Diastasis Recti

On July 23, 2012, in Lumbar Spine / Core, swimming, by jcubos

Here’s a subtle case of “Diastasis Recti” found in a male swimmer.

He presented with ongoing low back pain, aggravated mostly in the morning upon waking. Aside from pain, he reports stiffness in the low back.

Multisegmental Flexion as per SFMA was FP, Multisegmental Extension was DP, Multisegmental Rotation was FN bilaterally. All other top tier tests were FN aside from the Deep Squat which I did not assess.

SFMA breakouts led me to SMCD findings (primarily with SLR) and DNS IAP tests led me to this subtle, but in my mind significant, finding.



The summer swim season has now come to a close and OUR goal for the next six weeks is to normalize his SMCD.

The significance of the above finding, especially in this population (male, young adult, athlete) is generally under appreciated as this finding is most commonly found in young babies and post-partum women. Although some will receive surgical intervention, the current thought process is that correction is largely cosmetic.

Not so subtle

In Prague and in the clinics of many practitioners who are DNS-trained, the prevalence of such findings are likely higher. This in my mind, is due to more astute and investigative clinical testing. While I have yet to see any published studies that show a correlative or causative relationship between diastasis recti and low back dysfunction, the Prague School seems correct in their observed relationships between such presentation and acquired spondylolistheses, especially in older, more overweight men.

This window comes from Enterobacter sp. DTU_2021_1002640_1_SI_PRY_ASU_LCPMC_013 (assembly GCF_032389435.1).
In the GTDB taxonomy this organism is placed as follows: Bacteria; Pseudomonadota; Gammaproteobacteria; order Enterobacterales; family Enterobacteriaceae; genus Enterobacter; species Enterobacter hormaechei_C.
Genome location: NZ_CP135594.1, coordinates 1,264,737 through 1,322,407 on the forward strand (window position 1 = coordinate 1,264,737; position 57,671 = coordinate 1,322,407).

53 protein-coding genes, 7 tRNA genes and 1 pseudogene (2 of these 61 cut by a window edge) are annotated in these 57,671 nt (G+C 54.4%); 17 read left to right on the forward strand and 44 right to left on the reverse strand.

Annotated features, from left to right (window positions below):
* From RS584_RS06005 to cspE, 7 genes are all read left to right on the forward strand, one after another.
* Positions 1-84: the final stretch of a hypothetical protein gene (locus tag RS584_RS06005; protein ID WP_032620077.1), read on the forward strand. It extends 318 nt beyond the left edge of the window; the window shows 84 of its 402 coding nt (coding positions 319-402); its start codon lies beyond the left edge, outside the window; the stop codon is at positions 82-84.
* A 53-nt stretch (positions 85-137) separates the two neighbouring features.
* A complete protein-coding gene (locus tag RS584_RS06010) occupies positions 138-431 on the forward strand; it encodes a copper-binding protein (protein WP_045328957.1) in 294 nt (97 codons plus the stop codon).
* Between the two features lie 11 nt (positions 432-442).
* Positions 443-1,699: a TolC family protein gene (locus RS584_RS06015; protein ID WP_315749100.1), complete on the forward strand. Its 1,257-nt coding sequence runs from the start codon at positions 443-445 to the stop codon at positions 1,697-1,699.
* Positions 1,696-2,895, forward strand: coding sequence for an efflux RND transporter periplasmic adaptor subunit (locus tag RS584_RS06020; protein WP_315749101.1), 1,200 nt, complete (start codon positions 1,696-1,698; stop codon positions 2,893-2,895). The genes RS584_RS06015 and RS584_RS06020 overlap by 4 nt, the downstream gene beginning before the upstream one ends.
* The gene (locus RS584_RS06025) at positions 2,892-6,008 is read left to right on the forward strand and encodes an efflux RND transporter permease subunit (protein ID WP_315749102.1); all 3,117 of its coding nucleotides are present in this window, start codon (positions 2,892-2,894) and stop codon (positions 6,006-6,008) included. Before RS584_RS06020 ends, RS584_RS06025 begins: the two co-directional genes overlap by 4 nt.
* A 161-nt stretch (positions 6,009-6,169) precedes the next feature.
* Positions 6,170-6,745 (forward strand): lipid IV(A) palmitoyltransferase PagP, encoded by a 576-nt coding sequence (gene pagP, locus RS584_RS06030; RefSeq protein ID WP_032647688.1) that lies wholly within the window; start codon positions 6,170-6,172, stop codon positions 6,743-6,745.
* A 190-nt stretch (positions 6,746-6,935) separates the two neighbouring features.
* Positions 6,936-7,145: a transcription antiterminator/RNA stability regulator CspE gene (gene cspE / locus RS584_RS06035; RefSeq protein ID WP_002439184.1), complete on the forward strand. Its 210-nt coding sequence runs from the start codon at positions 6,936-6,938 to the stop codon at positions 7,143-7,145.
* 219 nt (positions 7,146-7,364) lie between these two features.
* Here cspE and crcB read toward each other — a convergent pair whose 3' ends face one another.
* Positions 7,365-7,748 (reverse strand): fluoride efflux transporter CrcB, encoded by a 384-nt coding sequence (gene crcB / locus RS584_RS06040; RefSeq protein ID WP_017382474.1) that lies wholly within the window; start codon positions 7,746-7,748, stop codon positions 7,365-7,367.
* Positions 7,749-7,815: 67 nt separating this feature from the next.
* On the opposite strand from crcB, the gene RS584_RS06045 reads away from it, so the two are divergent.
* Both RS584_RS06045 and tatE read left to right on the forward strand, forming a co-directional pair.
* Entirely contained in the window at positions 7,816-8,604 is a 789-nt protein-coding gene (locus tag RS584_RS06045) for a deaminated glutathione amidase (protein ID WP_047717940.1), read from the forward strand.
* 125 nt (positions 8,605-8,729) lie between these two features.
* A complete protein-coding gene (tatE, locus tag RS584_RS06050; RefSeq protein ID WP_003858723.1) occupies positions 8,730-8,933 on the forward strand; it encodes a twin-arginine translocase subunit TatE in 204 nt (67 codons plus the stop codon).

Notice it once, notice it again and again...

Their rationale, inadequate cylindrical intra-abdominal pressure.


Remember, this athlete is a swimmer and spends much of his time in a relative prone position. And while it may likely be inappropriate to rid him of (hyper)extension, achieving stability motor control in all positions, directions, and movements is a must. I will probably never see the end result 50 years from now, but my goal is for this swimmer to not become a statistic.


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4 Responses to Diastasis Recti

  1. Very interesting. I have observed this in an older, overweight man, but frankly couldn’t quite figure out if it was relevant to his problem (forgetting what it was now).

    I know you addressed this is in a sentence or two, but do you see this as a sign of an underlying pathology, or as a part of the pathology itself?

  2. jcubos says:

    No scientific evidence to back this response up but I think a lack of reflexive, instantaneous, involuntary IAP / stability motor control is an “underlying pathology” in itself. It’s a dysfunction that certainly may not always manifest into a clinical condition but faulty nonetheless.

  3. Andrew Greer says:

    How do you treat a small diastasis? Can you consciously draw in the linea alba while maintaining IAP? Is it impossible to achieve a normal IAP/SMC until this separation of connective tissue is healed?

  4. jcubos says:

    I’m not a fan of drawing but when optimal IAP is established, the DR minimizes. Then you would have to challenge the individual to maintain this IAP with tasks.

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